This article is part of our guide on what a good cap rate is for multifamily, available here.
The pro forma cap rate is a crucial tool used to properly underwrite what your capital improvements will yield in future cash flows. In a value-add deal, your return on cost is a quick way to quickly disqualify a deal if the number doesn’t hit what you deem to be your minimum accepted yield.
In this article, we’ll go through everything you need to know about the pro forma cap rate in private real estate investing and how to use it to underwrite your next multifamily investment opportunity better.
What is a Multi family Real Estate Pro Forma?
A multifamily real estate pro forma is a report, document, or spreadsheet that models and details a real estate venture’s current and projected revenue, expenses, and future value. It’s one of the key elements in analyzing the viability of an investment property and the sufficiency of the cash flow estimates. Similar to how a corporation utilizes a pro forma to forecast for its business.
These are the main things to have in a real estate pro forma:
- Trailing 12 months’ income and expenses
- Make projections for the number of years you expect to hold the property (five years, seven years, ten years)
- Make Loss to Lease assumptions.
- Make Vacancy assumptions
- Make Concession assumptions
- Make Bad Debt assumptions.
- Adjust expenses for increases in expenses items such as property taxes and insurance, and other expenses.
- Have your operating expenses increased by a predefined expense escalator rate year over year.
- Rent growth rate year over year.
- Gross income growth rate year over year.
- NOI growth rate year over year.
- Operating expense growth rate year over year.
- Operating expense ratio to gross income represented as a percentage.
- Several market cap rate scenarios and values based on those market cap rates. Showcasing annual values based on the projected NOI for that year.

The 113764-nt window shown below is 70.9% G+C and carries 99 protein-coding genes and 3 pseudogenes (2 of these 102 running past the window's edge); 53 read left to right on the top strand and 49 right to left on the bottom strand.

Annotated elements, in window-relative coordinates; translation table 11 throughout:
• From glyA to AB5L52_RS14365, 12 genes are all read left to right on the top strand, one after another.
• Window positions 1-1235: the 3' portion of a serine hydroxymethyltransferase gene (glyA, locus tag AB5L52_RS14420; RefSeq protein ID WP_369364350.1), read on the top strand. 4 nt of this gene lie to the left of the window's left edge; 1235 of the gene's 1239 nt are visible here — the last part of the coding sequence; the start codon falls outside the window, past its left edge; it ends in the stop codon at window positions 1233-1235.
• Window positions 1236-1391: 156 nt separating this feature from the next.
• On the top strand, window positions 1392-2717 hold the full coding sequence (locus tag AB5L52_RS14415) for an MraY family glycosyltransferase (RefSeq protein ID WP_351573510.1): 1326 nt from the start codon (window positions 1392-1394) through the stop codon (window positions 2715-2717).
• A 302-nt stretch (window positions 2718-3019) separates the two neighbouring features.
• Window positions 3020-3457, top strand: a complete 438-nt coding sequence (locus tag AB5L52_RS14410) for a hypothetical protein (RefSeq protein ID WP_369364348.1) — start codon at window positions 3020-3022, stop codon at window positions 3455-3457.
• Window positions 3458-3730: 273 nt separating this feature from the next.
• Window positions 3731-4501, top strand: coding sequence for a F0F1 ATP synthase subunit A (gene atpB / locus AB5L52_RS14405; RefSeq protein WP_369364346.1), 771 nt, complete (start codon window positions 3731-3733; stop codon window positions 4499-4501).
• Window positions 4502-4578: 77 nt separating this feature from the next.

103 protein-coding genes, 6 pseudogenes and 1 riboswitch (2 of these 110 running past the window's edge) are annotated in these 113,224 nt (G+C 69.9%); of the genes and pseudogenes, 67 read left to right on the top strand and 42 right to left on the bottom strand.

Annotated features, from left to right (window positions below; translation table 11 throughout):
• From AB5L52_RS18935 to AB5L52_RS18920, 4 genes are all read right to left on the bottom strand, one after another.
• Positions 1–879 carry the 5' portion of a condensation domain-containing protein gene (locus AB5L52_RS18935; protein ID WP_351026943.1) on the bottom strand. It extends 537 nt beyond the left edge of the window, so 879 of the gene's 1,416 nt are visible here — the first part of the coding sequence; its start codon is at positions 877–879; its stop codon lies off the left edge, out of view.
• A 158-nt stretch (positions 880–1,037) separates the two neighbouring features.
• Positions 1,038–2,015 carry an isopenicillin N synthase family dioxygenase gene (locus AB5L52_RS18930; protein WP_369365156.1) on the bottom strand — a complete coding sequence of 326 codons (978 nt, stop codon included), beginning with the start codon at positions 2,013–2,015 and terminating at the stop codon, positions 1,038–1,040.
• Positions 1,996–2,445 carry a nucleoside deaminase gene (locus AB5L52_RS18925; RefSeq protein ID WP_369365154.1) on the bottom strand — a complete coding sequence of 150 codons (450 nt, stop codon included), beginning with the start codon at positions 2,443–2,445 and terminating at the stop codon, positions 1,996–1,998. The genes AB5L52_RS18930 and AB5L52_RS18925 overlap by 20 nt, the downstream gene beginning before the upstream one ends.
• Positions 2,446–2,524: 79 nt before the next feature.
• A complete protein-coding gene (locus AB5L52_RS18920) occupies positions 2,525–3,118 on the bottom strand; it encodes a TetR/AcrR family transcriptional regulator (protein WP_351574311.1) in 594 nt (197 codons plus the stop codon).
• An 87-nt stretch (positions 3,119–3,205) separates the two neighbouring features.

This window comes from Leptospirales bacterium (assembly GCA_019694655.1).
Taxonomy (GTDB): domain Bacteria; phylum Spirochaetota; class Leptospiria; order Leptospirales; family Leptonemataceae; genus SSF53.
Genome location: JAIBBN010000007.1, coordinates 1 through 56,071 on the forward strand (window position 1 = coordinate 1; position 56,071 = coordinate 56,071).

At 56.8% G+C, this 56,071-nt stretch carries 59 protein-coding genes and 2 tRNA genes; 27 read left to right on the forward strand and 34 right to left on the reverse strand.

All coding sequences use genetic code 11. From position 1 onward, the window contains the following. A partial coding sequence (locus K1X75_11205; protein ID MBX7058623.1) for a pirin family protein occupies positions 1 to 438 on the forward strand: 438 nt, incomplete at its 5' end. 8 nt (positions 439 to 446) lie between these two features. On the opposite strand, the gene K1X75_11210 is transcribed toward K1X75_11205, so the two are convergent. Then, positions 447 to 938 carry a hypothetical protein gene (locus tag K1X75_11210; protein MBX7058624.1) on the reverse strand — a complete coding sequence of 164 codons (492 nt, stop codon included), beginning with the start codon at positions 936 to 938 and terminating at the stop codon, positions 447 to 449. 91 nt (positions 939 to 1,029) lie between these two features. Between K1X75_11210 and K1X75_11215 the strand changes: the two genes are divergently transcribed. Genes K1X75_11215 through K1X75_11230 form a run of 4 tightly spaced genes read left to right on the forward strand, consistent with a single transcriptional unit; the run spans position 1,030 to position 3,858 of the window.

The multifamily pro forma is an exercise at its core to determine what the net operating income (NOI) will be for the duration of the project hold.
The NOI is simply your gross income minus your operating expenses; this is where value is derived. So, understanding where we can drive NOI to at different points in the future tells us what it will be worth and what we can pay for it today. The going-in cap rate will also help us understand what cap rate is in place today.
Now that you understand pro forma in real estate, let’s see what the pro forma cap rate entails.
What is Pro Forma CAP Rate? (Pro Forma CAP Rate Definition)
The pro forma CAP rate is identical to the capitalization rate formula, except that in the pro forma cap rate formula, the cost associated with the project includes both the property’s purchase price and the cost of repairs.
You can use the pro forma cap rate to evaluate the ROI or the return on cost of a property.
The Pro forma cap rate is an effective tool for analysis because it is:
- Considers the repair costs, which depending on how much repairs are needed to stabilize the property, can drastically change the return profile.
- It gives you a solid forward look into future yield and the property’s cash flow.
Investors can benefit from a higher cap rate because they receive more yield on their initial investment day one. A lower cap rate is also advantageous for investors because every dollar of NOI is worth more in property value. Lower caps also mean some stronger underlying fundamentals to the property specifically or the market where the property is situated.
Let’s now look at how an investment property’s pro forma cap rate is calculated using a cap rate formula.
Pro Forma CAP Rate Formula
The formula for calculating the pro forma cap rate is as follows:
Net Operating Income After Repair Costs (NOI) / Purchase Price (PP) + Rehab
You’ll need the following three pieces of information to complete the formula:
- The NOI (Gross Income – Operating Expenses)
- The Purchase Price (PP)
- The Rehab Costs (Add this to your PP)
Pro Forma CAP Rate Example
Let’s say I was interested in purchasing a $5,000,000 multifamily property at a 6% cap rate. That would mean the property has an in-place NOI of $300,000 ($5,000,000 X 0.06=$300,000).